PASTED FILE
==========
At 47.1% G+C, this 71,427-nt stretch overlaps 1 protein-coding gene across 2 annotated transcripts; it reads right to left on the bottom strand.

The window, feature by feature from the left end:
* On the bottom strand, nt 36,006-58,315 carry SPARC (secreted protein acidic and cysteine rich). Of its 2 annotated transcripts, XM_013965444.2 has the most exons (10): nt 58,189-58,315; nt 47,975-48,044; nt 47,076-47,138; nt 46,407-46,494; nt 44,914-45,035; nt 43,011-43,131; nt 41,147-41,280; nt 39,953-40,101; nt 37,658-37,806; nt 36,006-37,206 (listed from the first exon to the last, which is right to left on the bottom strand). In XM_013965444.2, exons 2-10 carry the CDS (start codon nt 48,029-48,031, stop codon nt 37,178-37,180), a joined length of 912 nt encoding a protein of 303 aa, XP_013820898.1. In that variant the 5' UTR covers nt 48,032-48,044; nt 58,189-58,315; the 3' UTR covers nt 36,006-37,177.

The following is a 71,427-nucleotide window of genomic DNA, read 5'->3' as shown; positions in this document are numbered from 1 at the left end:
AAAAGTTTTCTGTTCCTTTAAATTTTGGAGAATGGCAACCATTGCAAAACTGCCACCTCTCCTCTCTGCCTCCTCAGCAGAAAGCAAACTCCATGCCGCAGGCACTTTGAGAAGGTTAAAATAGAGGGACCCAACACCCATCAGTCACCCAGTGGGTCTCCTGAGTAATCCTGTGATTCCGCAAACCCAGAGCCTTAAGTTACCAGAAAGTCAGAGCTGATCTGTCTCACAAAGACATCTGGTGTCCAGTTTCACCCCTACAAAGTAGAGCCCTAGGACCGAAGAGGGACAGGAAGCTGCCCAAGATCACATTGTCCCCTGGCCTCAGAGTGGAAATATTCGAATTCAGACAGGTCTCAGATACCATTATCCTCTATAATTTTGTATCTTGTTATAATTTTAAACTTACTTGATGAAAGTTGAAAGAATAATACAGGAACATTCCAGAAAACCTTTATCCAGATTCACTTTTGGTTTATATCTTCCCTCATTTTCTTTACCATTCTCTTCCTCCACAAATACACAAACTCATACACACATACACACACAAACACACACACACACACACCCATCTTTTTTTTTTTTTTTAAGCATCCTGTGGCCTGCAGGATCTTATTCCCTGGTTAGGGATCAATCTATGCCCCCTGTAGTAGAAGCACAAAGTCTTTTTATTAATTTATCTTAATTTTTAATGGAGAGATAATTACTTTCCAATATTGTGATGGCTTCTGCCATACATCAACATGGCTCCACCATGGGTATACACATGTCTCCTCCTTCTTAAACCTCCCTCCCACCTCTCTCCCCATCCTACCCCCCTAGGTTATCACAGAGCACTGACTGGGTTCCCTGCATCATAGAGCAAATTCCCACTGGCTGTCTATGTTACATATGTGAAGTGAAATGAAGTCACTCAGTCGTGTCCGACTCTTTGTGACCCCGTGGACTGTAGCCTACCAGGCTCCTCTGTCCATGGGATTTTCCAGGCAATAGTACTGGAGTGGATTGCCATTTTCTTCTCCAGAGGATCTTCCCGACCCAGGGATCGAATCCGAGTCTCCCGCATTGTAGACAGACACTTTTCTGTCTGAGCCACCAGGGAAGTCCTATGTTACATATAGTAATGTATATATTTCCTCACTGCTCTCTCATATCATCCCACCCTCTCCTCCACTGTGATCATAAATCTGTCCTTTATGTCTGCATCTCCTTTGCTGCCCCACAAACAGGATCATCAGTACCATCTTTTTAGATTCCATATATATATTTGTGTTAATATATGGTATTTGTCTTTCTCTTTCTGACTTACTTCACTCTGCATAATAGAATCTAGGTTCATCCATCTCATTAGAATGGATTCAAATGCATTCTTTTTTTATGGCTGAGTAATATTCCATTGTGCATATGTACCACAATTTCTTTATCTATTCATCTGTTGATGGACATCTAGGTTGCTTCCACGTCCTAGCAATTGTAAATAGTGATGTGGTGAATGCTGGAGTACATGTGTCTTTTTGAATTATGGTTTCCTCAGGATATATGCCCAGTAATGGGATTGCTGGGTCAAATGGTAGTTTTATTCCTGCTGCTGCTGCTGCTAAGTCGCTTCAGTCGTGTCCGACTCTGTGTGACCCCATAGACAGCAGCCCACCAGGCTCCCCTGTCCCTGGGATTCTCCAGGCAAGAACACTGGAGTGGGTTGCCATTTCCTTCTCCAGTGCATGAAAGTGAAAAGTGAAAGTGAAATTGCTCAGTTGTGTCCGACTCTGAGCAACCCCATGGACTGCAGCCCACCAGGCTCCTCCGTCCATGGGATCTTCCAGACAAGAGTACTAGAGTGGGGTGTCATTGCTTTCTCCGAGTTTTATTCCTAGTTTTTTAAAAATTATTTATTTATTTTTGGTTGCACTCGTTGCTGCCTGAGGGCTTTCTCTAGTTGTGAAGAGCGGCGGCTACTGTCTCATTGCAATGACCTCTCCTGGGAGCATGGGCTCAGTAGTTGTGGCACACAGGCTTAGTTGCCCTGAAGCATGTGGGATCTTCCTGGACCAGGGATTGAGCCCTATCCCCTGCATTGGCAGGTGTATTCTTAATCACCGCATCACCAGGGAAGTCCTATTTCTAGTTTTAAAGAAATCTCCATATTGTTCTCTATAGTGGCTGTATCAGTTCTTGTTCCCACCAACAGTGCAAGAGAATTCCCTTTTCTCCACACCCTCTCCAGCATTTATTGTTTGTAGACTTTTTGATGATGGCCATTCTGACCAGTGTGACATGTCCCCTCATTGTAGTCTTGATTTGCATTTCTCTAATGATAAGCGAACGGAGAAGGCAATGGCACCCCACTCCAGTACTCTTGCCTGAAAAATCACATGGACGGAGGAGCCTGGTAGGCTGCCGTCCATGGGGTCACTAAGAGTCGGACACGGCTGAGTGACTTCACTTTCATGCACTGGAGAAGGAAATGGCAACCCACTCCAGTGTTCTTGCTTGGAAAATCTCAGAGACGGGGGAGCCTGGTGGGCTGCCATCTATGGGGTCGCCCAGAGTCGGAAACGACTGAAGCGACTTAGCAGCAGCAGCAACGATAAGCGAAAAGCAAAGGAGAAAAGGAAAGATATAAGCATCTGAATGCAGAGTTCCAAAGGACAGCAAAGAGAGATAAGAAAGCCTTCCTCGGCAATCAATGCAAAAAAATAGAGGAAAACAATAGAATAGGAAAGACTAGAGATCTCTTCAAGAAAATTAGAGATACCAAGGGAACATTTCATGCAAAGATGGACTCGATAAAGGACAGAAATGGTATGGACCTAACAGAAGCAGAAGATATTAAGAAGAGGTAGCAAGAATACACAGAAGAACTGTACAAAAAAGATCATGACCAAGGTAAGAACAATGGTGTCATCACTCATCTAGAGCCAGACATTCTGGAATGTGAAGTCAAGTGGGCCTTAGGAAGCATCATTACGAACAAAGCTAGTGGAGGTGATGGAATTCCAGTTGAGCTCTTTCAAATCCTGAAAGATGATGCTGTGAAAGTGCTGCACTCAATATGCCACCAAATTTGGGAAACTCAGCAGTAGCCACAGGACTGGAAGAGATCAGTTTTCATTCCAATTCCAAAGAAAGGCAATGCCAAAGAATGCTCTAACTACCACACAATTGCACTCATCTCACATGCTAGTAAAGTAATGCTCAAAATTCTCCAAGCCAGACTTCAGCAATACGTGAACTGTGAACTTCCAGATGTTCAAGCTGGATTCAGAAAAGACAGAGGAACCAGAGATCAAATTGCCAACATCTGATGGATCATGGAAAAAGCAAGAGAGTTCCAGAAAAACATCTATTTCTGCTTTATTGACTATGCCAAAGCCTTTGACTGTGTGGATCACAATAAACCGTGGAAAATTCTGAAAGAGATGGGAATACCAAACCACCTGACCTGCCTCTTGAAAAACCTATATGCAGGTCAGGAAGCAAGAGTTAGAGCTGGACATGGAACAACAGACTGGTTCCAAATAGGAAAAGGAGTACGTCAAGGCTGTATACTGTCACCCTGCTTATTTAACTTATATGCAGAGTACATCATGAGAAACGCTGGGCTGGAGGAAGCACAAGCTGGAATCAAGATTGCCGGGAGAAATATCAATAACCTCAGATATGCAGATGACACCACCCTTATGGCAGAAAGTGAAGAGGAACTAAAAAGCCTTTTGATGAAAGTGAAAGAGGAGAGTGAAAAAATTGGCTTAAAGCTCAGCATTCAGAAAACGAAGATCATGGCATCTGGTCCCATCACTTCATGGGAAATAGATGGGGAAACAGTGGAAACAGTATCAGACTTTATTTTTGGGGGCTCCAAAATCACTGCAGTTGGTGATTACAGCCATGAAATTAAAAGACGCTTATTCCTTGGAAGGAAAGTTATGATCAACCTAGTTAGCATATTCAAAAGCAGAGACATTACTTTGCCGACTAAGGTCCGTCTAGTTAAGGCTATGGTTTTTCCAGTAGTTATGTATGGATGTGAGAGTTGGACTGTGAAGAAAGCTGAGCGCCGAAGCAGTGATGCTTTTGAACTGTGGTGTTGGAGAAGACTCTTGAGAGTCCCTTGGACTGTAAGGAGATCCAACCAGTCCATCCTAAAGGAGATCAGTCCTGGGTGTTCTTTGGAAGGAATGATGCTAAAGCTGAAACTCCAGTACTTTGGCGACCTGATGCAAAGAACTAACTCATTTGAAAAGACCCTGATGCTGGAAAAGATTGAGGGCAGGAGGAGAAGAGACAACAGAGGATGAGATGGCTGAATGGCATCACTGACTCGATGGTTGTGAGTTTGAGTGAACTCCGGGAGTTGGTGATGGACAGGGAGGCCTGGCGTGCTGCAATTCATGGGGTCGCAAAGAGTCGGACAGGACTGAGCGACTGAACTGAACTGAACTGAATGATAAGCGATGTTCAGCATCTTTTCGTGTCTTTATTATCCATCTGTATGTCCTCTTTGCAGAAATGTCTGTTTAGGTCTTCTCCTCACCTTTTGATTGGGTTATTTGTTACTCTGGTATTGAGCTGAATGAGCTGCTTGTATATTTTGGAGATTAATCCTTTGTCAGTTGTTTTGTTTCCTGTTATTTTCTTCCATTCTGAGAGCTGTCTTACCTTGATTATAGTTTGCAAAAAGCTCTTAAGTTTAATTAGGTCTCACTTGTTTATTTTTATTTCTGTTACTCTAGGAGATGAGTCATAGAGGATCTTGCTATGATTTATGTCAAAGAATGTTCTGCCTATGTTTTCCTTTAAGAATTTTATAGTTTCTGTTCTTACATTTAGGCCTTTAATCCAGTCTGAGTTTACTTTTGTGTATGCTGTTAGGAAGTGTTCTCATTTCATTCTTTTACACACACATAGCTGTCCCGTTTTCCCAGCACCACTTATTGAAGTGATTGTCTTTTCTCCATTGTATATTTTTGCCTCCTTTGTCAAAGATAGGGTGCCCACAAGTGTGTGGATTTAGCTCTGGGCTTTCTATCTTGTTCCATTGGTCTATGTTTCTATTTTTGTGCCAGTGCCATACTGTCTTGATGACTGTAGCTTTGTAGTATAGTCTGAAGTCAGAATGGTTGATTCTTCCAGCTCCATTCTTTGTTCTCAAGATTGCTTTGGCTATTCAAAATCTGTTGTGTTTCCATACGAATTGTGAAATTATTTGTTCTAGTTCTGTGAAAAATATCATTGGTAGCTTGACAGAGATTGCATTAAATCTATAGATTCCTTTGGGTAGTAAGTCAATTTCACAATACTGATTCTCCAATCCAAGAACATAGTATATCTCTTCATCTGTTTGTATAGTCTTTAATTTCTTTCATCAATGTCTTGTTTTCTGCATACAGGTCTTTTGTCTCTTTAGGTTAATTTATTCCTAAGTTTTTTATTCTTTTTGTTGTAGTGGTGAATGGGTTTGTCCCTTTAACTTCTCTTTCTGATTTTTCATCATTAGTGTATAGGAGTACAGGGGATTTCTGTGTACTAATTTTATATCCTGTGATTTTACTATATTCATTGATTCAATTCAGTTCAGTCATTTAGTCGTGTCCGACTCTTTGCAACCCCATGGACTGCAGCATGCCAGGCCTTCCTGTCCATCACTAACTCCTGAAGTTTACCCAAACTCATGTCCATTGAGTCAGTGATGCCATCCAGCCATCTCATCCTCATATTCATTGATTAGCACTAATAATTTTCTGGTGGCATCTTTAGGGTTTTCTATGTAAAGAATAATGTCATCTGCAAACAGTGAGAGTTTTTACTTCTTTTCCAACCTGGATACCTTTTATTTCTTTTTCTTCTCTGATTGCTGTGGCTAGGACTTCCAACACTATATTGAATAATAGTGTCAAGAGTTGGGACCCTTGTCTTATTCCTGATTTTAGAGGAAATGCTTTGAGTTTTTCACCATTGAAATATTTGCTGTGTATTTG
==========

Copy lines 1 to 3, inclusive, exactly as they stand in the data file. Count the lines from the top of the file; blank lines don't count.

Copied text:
At 47.1% G+C, this 71,427-nt stretch overlaps 1 protein-coding gene across 2 annotated transcripts; it reads right to left on the bottom strand.

The window, feature by feature from the left end:
* On the bottom strand, nt 36,006-58,315 carry SPARC (secreted protein acidic and cysteine rich). Of its 2 annotated transcripts, XM_013965444.2 has the most exons (10): nt 58,189-58,315; nt 47,975-48,044; nt 47,076-47,138; nt 46,407-46,494; nt 44,914-45,035; nt 43,011-43,131; nt 41,147-41,280; nt 39,953-40,101; nt 37,658-37,806; nt 36,006-37,206 (listed from the first exon to the last, which is right to left on the bottom strand). In XM_013965444.2, exons 2-10 carry the CDS (start codon nt 48,029-48,031, stop codon nt 37,178-37,180), a joined length of 912 nt encoding a protein of 303 aa, XP_013820898.1. In that variant the 5' UTR covers nt 48,032-48,044; nt 58,189-58,315; the 3' UTR covers nt 36,006-37,177.